PALM HARBOR — For a dozen years in the 1960s and 1970s, the Round Table Restaurant in Buffalo was the place to be. Athletes, politicians and onlookers crowded the bar and filled every darkened booth.
Max Margulis, who opened the steak house with George Steinbrenner, called the place his "saloon." He ended up working for Steinbrenner at Yankee Stadium, Tampa Bay Downs and George M. Steinbrenner Field — where the media room, Max's Cafe, is named for him.
Mr. Margulis died Tuesday night after being hospitalized for a week. He was 83.
"If he wasn't working the crowd out front, he was at the bar with a drink in one hand and a cigarette in the other," said Ross Reback, 50, Mr. Margulis' nephew.
The son of a Romanian furrier, Mr. Margulis fought in World War II with the Army, then studied at the Sorbonne. His subject: dress making.
"He wanted to hang out with the pretty students and models all day," Reback said. "And he actually learned about dress making while he was there."
Back in the U.S., Mr. Margulis opened the Royal Arms in Buffalo, a successful jazz club that featured performers like Miles Davis, Aretha Franklin and Mel Torme. But the real turning point came on a rainy afternoon, when an ambitious businessman named George Steinbrenner ducked into the place.
The men struck up a friendship, then opened a restaurant together in 1965. The Round Table Restaurant quickly attracted athletes with money to spend: Joe Namath, O.J. Simpson and Jack Kemp all ate there many times, Reback said. Pretty soon, everybody who was anybody had go there.
"It was like Toots Shor's," said Jimmy Naples, 50, son of a third partner in the restaurant. "All of the politicians, sports figures and downtown people were in there."
Mr. Margulis and Naples' father bought out Steinbrenner within a year or two. "Max was as opinionated as George was," Naples said, "so they realized that if they were going to remain friends they could not be business partners."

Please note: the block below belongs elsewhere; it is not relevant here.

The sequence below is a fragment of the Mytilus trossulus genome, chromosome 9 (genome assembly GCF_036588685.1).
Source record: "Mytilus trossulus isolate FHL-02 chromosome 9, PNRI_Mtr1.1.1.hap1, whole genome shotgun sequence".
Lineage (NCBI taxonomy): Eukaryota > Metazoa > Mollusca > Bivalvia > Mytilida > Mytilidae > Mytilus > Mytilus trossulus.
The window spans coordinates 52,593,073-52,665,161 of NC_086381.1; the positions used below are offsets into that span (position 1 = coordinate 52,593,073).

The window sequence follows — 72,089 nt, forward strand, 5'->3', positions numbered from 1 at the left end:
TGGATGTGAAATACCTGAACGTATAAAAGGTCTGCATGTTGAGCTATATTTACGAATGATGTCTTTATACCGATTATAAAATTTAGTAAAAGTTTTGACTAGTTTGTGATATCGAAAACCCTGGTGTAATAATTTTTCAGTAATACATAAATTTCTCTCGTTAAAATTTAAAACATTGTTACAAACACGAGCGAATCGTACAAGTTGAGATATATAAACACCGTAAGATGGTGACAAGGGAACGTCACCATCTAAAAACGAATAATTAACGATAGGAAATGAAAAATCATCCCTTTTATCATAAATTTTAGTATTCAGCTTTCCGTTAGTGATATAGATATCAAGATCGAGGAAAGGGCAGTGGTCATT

Everybody knew Max.
Once, Naples said, Mr. Margulis was driving drunk through a snowstorm when he rear-ended another car. The other driver turned out to be the president of Mothers Against Drunk Driving.
"She gets out screaming," Naples said. "He says, 'Come on, I'll buy you a drink.' She decides she'll have him arrested.
"The cops get there. They say, 'Hey, Max.' "
The judge, who also knew Max, threw out the case, Naples said.
The Round Table closed in 1978, one of many downtown businesses to stumble in Buffalo. Steinbrenner put Mr. Margulis in charge of all food and beverages at Yankee Stadium. The bond lasted 30 more years, as Mr. Margulis also directed concessions at Tampa Bay Downs, then Legends Field after Steinbrenner moved the Yankees' spring training to Tampa in 1996.
Meeting Steinbrenner wasn't the only turning point in his life. In 1978, the lifelong bachelor married the former Dottie Stearns, who had first met him at the Round Table.
"I chased him for 12 years," said Dottie Margulis, 72. They had a Jewish wedding, after his heritage. From then on, she called him "lover boy." He called her his "bride."
Andrew Meacham can be reached at firstname.lastname@example.org or (727) 892-2248.